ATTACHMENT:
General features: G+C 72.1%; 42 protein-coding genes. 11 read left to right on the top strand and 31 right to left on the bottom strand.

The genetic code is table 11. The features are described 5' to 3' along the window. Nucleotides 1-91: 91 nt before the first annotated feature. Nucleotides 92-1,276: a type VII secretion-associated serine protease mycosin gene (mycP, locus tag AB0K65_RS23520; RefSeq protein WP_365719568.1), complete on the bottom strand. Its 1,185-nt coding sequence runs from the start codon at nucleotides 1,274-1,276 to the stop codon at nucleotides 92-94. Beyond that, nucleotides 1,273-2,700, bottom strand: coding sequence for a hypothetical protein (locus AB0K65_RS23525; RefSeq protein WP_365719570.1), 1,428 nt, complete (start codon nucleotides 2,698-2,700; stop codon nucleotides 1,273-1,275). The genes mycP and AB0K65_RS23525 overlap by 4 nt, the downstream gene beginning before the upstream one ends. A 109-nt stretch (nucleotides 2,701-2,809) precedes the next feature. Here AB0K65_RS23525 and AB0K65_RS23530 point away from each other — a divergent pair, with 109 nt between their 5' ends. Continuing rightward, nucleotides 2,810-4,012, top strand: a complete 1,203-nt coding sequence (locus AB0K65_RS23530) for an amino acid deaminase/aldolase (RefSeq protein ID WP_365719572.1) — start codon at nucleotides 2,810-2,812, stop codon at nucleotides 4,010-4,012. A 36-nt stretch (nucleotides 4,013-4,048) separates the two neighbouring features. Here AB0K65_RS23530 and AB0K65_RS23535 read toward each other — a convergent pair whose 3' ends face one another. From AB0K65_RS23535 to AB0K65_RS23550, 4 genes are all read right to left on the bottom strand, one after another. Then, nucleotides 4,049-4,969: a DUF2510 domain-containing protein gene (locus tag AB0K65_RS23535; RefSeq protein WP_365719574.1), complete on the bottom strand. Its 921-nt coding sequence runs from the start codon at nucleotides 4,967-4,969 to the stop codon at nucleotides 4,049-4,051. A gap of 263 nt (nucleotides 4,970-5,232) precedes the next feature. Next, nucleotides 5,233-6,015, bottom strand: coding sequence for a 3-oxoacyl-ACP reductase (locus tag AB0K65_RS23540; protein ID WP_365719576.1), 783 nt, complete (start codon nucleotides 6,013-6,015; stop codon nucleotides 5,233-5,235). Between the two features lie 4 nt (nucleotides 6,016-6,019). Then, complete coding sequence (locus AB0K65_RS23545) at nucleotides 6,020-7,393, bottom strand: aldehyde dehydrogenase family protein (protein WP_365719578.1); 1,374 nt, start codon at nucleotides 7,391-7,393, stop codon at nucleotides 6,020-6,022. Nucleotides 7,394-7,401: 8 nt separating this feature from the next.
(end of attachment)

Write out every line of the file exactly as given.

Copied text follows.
General features: G+C 72.1%; 42 protein-coding genes. 11 read left to right on the top strand and 31 right to left on the bottom strand.

The genetic code is table 11. The features are described 5' to 3' along the window. Nucleotides 1-91: 91 nt before the first annotated feature. Nucleotides 92-1,276: a type VII secretion-associated serine protease mycosin gene (mycP, locus tag AB0K65_RS23520; RefSeq protein WP_365719568.1), complete on the bottom strand. Its 1,185-nt coding sequence runs from the start codon at nucleotides 1,274-1,276 to the stop codon at nucleotides 92-94. Beyond that, nucleotides 1,273-2,700, bottom strand: coding sequence for a hypothetical protein (locus AB0K65_RS23525; RefSeq protein WP_365719570.1), 1,428 nt, complete (start codon nucleotides 2,698-2,700; stop codon nucleotides 1,273-1,275). The genes mycP and AB0K65_RS23525 overlap by 4 nt, the downstream gene beginning before the upstream one ends. A 109-nt stretch (nucleotides 2,701-2,809) precedes the next feature. Here AB0K65_RS23525 and AB0K65_RS23530 point away from each other — a divergent pair, with 109 nt between their 5' ends. Continuing rightward, nucleotides 2,810-4,012, top strand: a complete 1,203-nt coding sequence (locus AB0K65_RS23530) for an amino acid deaminase/aldolase (RefSeq protein ID WP_365719572.1) — start codon at nucleotides 2,810-2,812, stop codon at nucleotides 4,010-4,012. A 36-nt stretch (nucleotides 4,013-4,048) separates the two neighbouring features. Here AB0K65_RS23530 and AB0K65_RS23535 read toward each other — a convergent pair whose 3' ends face one another. From AB0K65_RS23535 to AB0K65_RS23550, 4 genes are all read right to left on the bottom strand, one after another. Then, nucleotides 4,049-4,969: a DUF2510 domain-containing protein gene (locus tag AB0K65_RS23535; RefSeq protein WP_365719574.1), complete on the bottom strand. Its 921-nt coding sequence runs from the start codon at nucleotides 4,967-4,969 to the stop codon at nucleotides 4,049-4,051. A gap of 263 nt (nucleotides 4,970-5,232) precedes the next feature. Next, nucleotides 5,233-6,015, bottom strand: coding sequence for a 3-oxoacyl-ACP reductase (locus tag AB0K65_RS23540; protein ID WP_365719576.1), 783 nt, complete (start codon nucleotides 6,013-6,015; stop codon nucleotides 5,233-5,235). Between the two features lie 4 nt (nucleotides 6,016-6,019). Then, complete coding sequence (locus AB0K65_RS23545) at nucleotides 6,020-7,393, bottom strand: aldehyde dehydrogenase family protein (protein WP_365719578.1); 1,374 nt, start codon at nucleotides 7,391-7,393, stop codon at nucleotides 6,020-6,022. Nucleotides 7,394-7,401: 8 nt separating this feature from the next.